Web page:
I learn a lot by talking to other writers and readers. At the recent Malice Domestic convention, we were talking about the good career advice we received. Many of these tips have been discussed in TKZ, including the importance of persistence at all stages of your career. And, don’t quit your day job.
But the most helpful advice for me, now that I have 34 books out, came from my current agent.
He had me re-read all my books, from the beginning to the current novel, and report back to him.
The results were enlightening. Novels that I thought were my best had major flaws. I repeated certain catch phrases. In some, I waited too long to start the mystery. There were good things, too. But I learned a lot.
I recommend this for every writer. If you only have one or two novels, take time to analyze them. If you have several unpublished novels, do the same thing. Analyze your body of work.
I probably won’t be stopping by today because I’ll be in St. Louis for a book signing, busted wing and all.
Tell us what writing advice works for you, TKZers.

############################################################################The Dead of Night, my new Angela Richman, death investigator mystery, is available in book stores and online:
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What’s The Big Deal About Was?

What’s The Big Deal About Was?
Terry Odell

When I finished my first novel, the only paths to publication were vanity presses and agents. When I found my first, last, and only agent, she returned my first chapters with every use of the word was circled in red. Everyone said “Was is passive writing. Don’t use it.” I might not have been an English major, but I knew enough to know that “was” is the past tense of “is” and there’s nothing wrong with writing in the past tense. Now, it might not be the strongest of words, and when paired with an “ing” verb, might not be the most exciting way to express something, but it’s not passive. (I wrote about the dangers of using ‘ing’ construction in another post.)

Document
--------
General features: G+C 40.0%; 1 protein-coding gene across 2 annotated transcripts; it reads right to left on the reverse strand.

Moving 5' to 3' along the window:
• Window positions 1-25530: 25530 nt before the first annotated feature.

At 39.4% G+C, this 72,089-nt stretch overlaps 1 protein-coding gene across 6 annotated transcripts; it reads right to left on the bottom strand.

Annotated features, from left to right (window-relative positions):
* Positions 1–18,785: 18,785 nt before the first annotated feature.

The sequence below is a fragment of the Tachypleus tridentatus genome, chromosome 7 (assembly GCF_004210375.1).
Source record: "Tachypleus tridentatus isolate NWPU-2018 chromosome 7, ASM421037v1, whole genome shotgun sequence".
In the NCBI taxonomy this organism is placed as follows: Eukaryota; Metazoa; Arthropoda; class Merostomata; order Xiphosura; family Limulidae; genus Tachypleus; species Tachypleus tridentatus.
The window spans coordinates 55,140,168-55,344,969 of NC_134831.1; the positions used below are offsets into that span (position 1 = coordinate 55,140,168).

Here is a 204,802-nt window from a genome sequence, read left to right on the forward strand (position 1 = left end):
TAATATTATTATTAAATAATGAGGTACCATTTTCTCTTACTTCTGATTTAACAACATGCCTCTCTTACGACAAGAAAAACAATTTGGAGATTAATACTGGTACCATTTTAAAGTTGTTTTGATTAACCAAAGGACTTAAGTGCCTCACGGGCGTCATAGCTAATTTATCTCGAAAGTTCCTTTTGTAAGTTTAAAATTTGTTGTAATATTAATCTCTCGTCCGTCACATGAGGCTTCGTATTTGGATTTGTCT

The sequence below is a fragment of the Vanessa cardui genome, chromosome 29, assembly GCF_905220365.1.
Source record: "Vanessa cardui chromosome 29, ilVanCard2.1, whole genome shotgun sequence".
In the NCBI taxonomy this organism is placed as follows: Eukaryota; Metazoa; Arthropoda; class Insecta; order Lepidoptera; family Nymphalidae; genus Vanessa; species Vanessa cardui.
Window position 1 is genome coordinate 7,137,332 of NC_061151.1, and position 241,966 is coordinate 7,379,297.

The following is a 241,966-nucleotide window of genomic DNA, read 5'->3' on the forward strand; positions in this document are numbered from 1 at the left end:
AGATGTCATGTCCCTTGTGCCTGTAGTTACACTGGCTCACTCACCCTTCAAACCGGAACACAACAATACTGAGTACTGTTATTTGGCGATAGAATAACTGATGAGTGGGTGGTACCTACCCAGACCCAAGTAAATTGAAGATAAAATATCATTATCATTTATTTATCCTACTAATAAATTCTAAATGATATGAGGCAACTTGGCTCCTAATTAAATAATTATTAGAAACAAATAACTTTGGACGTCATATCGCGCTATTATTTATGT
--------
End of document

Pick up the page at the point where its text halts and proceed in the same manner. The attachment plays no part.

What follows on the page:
Passive voice is something else again. Consider The dog bit the boy versus the boy was bitten by the dog. The former is active voice, the latter is passive voice. (I know someone out there is saying, “But what about The dog was bitten by the boy? That’s passive voice, but unexpected, and therefore more interesting.)

The following are passages from books written by best-selling authors. I wonder if their editors circled all their “was” usages in red—and “were” as well. Yes, there are  a couple of passive voice sentences in there. Their editors didn’t cut them, either.

The body was crumpled beside a Dumpster midway down the alley, but my view was blocked by a woman in a T-shirt and shorts, and two men in dark sport coats. The woman’s T-shirt was fresh and white and made her stand out in the dingy alley as if she were on fire. The older suit was a thick man with shabby hair, and the younger detective was a tall, spike-straight guy with a pinched face.  The Forgotten Man, Robert Crais

The shooter was trained, the shooter was a killing machine, but he was still human. Now, breathing hard, he tasted blood in his mouth like you might after a tough run; and all the time, he was looking for lights, he was looking for an alarm, a cry in the dark.  Heat Lightning, John Sandford.